A recent article over on the CPO Agenda on cutting it fine noted that there is more to cost cutting than just hammering down price. In fact, it noted that, in most companies, the following seven options are available:
The best way to cut cost is not to spend money in the first place. Improve forecasts, shape demand, and eliminate need (through process transformation), spend will fall, and savings will rise.
Finding a more energy efficient or water efficient manufacturing process will reduce costs, as will one that reduces the amount of (wasted) raw materials required.
Find multiple uses for a product beyond its initial application or self life. Reuse an old desktop machine as a print server.
Any production waste that can be recycled for other purposes will save money (and increase the bottom line if the scrap can be sold) as will any products that can be reclaimed from the end customer for reuse or recycling at end of life.
Retrieve discarded products from the customer at the end of life to remove precious metals from the products or components from a computer or piece of electronics equipment.
Apply treatments to products or processes to make them last longer and reduce costs.
Dispose of unused or unwanted assets (in a sale if possible) and lower costs.
And the article is 100% correct. The question is, when will the rest of the world see that it’s not just negotiating a price break.
Since it’s impossible to get away from cost reduction, inspired by a recent SIG article on Strategic Cost Management: The Survivor’s Playbook to Savings, which listed the following high-impact projects for same year savings:
- Software Maintenance-Rate Reduction
Identify all of the maintenance contracts, annual spend, and maintenance percentages. Develop a standard maintenance agreement and standard percentage for annual maintenance, require an exception appoval process with senior management involvement for any alterations, and focus (re)negotiations on highest savings opportunities. Savings of 5%+ is not uncommon.
- Software Maintenance-Elimination
Eliminate maintenance on all non-critical systems or all systems where annual maintenance cost is low. (In the latter case, even if the system is critical, it will cost less to re-instate the maintenance on a system at a later time if it is required than to pay maintenance on all such systems.)
- Legal Services-Hourly Rate Reduction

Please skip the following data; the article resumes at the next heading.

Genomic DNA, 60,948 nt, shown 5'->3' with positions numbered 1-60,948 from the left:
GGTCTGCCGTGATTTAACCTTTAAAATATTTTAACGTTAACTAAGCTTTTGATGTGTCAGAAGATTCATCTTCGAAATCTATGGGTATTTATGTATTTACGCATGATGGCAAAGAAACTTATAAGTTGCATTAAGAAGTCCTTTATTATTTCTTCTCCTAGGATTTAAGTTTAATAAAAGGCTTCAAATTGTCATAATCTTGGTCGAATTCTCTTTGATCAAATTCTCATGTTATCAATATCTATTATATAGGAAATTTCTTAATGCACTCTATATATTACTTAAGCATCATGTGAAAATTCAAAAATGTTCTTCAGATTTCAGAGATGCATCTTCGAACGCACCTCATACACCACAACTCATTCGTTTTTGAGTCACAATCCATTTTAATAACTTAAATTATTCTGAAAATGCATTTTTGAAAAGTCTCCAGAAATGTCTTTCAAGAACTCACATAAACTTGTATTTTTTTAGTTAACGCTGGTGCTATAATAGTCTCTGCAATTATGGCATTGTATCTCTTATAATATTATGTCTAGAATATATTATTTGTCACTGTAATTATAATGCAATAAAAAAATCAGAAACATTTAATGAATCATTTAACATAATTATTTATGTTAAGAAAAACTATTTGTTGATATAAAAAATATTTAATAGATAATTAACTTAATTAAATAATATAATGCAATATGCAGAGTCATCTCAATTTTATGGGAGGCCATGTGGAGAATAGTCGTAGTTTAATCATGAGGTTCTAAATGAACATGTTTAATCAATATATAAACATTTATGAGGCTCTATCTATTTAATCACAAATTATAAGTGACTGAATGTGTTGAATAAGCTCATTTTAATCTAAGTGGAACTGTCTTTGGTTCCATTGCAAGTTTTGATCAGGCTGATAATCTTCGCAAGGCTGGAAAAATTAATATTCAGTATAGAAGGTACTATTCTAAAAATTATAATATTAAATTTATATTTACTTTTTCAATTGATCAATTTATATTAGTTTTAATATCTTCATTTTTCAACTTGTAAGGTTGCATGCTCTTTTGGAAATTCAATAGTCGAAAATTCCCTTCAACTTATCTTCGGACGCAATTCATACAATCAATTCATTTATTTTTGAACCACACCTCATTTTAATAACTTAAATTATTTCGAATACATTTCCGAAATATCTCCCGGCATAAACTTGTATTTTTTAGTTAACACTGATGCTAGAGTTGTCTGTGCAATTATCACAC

Most legal firms raise costs annually regardless of competitive market conditions. (Threaten to) conduct a sourcing exercise and watch rates drop quickly.
- Legal Services-Bundles and AFAs (Alternate Fee Arrangements)
For general legal services that are project or task oriented, and not litigation oriented, bundles or AFAs can save the company a significant amount of money.
- Desktop Printers-Elimination
Shared multi-function devices, with password printing, are much cheaper to operate than individual desktop printers.
here are a few more quick-hit cost savings projects that will generate cost savings if the organization has not run them (recently):
Unbundle print from creative services and then run a quick sourcing project. Significant cost reductions in the 10% to 20% range (or more) will quickly materialize when printers are being faced off against each other.
- Office Supplies-Live SKU Guarantees & Price Checks
Everyone knows that a quick auction will drop prices across the board, but most category experts also know that the vendors make this back by raising prices a few months down the road when they think no one is looking and by bidding expiring SKUs, which will be substituted with higher price items down the road. Insisting on a clause that states that all SKUs must not be schduled to reach end of life within the contract term, and that any SKU that is retired must be replaced with a SKU of equivalent, or greater, functionality at current, or reduced, cost will prevent those overpayments and insure that significantly greater savings materialize.
- Computers-Overpayment Recovery
Most vendors don’t honor the “best price” clause and generally charge the same rate for the life of the contract, even though most computers and components decrease 2% to 3% a month. A careful spend audit will typically reveal 10% or more in overpayments that can be targetted quickly.